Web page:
You’ve got less than eight weeks to get all your Christmas presents sorted.
Now that we’ve got your attention, it’s time to go through some timely advice about safe shopping online. How do you keep your credit card details secure? Do you have a ‘cooling off’ period if you change your mind? Are online sellers subject to the same consumer rights regulations as those who are brave enough to tackle the high street on Christmas Eve? Let’s take a seasonal look at safe buying.
You probably already know all this, but it’s worth going through once again. Online credit card fraud is at an all-time high, so it’s never been more important to be as robust as you can when it comes to protecting your details. Here are our five top security tips:
- NEVER use the same password for everything. If your account is compromised then all of your online activity is vulnerable, including online banking details. Make it complicated, random, and our top tip is to include the £ sign in your password: it’s a symbol that overseas hackers may not have on their keyboard.
- Look for the padlock. Before you type in your details, check that you’re on a secure ‘https’ site, complete with a locked padlock icon.
- Don’t leave your browser open, especially in a public place
- Don’t click on links you aren’t expecting, or are unknown to you
- Your bank will never, repeat, NEVER ask for your banking details in an email or over the phone, especially passwords, so don’t be tricked into giving them out.
If you’re buying a high-ticket item online and are asked to pay by bank transfer, then make sure that the name of the account holder matches the account number and sort code. If you’re not sure, you can ask your bank to check the details before you make the transfer.
Oops, I did it again…
Impulse buys (especially late at night) can be rectified, so don’t panic if you wake up the next morning and decide that you don’t need a pet vacuum (mainly because you don’t actually have a pet). All online purchases are covered by a raft of legislation, including an all-important 14-day ‘cooling off’ period, when you are perfectly entitled to change your mind and cancel your order. In fact, online purchases are covered by more rights and legislation than ‘real world’ buys, including the option of requesting a full refund if the goods you purchase do not appear on your doorstep by the agreed delivery date, which has to be given at the time of purchase.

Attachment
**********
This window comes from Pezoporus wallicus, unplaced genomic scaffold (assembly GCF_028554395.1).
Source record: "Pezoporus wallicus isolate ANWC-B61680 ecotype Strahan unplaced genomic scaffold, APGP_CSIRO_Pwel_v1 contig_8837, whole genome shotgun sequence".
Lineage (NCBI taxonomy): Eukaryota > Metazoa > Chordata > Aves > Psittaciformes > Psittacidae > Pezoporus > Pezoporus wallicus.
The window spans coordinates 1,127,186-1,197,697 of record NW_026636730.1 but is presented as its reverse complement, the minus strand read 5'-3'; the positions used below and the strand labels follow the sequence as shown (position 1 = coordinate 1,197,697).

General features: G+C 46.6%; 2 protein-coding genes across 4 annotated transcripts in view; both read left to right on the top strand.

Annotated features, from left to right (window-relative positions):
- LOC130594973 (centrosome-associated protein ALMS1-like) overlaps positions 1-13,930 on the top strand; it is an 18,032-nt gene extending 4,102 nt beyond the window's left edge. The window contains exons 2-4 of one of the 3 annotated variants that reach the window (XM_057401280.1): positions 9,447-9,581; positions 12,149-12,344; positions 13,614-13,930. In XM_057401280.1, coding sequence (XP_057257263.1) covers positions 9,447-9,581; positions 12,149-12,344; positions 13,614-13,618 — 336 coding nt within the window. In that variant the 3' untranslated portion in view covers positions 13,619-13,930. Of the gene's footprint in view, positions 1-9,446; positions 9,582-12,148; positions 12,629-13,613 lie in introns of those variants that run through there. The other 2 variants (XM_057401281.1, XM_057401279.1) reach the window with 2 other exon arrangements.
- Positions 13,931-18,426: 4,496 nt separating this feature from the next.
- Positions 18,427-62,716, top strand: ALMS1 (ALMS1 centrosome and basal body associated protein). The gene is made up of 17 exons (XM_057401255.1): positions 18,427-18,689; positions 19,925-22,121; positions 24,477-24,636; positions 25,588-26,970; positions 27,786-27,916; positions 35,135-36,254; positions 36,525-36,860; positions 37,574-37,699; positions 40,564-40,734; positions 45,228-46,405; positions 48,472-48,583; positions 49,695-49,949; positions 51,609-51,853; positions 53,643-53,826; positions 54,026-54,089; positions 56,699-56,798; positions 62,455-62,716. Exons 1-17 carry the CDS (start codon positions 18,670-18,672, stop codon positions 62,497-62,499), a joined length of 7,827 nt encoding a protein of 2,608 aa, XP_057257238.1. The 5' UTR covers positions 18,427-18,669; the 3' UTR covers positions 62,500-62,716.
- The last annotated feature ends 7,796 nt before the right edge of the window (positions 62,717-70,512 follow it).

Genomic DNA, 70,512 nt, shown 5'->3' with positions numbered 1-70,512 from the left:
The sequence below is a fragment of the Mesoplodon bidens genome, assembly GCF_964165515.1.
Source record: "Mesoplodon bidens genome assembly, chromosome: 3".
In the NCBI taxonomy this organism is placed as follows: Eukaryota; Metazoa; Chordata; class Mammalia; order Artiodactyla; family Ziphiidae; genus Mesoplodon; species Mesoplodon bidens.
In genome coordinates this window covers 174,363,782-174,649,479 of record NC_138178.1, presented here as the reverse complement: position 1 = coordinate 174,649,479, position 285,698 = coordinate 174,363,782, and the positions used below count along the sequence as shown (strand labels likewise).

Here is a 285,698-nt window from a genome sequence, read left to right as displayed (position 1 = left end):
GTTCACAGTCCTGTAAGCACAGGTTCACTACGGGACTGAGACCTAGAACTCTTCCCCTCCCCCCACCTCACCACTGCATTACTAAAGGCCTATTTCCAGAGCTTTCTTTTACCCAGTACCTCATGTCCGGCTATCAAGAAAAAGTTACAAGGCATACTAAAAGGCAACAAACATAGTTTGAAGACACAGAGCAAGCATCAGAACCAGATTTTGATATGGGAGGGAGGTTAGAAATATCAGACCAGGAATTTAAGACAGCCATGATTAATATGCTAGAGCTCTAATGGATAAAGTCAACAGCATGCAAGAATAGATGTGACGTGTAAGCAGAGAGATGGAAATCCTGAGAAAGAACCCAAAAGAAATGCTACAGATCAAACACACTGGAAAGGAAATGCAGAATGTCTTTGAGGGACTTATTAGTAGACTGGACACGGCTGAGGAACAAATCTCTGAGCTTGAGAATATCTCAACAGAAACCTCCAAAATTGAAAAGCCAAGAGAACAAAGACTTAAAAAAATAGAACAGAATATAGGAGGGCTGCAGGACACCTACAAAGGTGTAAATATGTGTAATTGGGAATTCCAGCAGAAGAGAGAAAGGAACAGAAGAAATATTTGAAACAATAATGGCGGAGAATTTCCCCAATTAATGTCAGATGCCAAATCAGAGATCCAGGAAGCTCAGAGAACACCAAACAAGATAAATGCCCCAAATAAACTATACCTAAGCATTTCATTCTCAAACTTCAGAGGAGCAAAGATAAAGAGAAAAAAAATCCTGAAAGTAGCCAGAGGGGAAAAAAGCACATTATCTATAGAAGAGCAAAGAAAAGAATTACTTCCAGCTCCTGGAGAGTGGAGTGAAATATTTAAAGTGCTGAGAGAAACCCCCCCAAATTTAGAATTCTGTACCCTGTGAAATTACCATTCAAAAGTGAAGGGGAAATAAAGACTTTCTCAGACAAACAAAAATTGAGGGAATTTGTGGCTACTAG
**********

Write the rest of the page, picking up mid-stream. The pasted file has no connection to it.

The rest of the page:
Bear in mind, though, that if you buy something from abroad then your delivery dates are going to be considerably longer, and you may have more issues in claiming a refund, especially for smaller, cheaper items. No matter what you buy, though, it has to be of ‘satisfactory quality’, which means no minor defects or imperfections, and fit for purpose.
Does this cover digital purchases?
For years, there was a big loophole in the Consumer Rights Act – digital content. However, the Act was amended in 2015 and has made a proviso for digital content (such as downloaded music or videos), so if it doesn’t meet the same standards (namely satisfactory quality), then you are entitled to your money back.
What if I don’t like a gift?
If someone buys you a gift, and it’s not exactly what you want, it can be very awkward to ask, “Do you still have the receipt?” so you or your gift-buyer can get their money back. However, if a present isn’t quite what you’re looking for, then you’ll find that most stores will be quite understanding. Bear in mind, though, that any refunds will go to the person who paid for the item, not the gift recipient.
You may also find that some stores around Christmas extend that ‘cooling off’ period for up to 30 days to deal with the returns rush that often happens on Boxing Day and into the New Year.
Buying online saves time, effort (especially if you don’t like crowds), and quite frequently, money. It’s the easiest way to buy Christmas presents, and as long as you practice a little due diligence, you should have a great buying experience without any problems. If, however, things go wrong and you’re battling to get a refund, talk to a legal expert who specialises in consumer law for advice.
This is not legal advice; it is intended to provide information of general interest about current legal issues.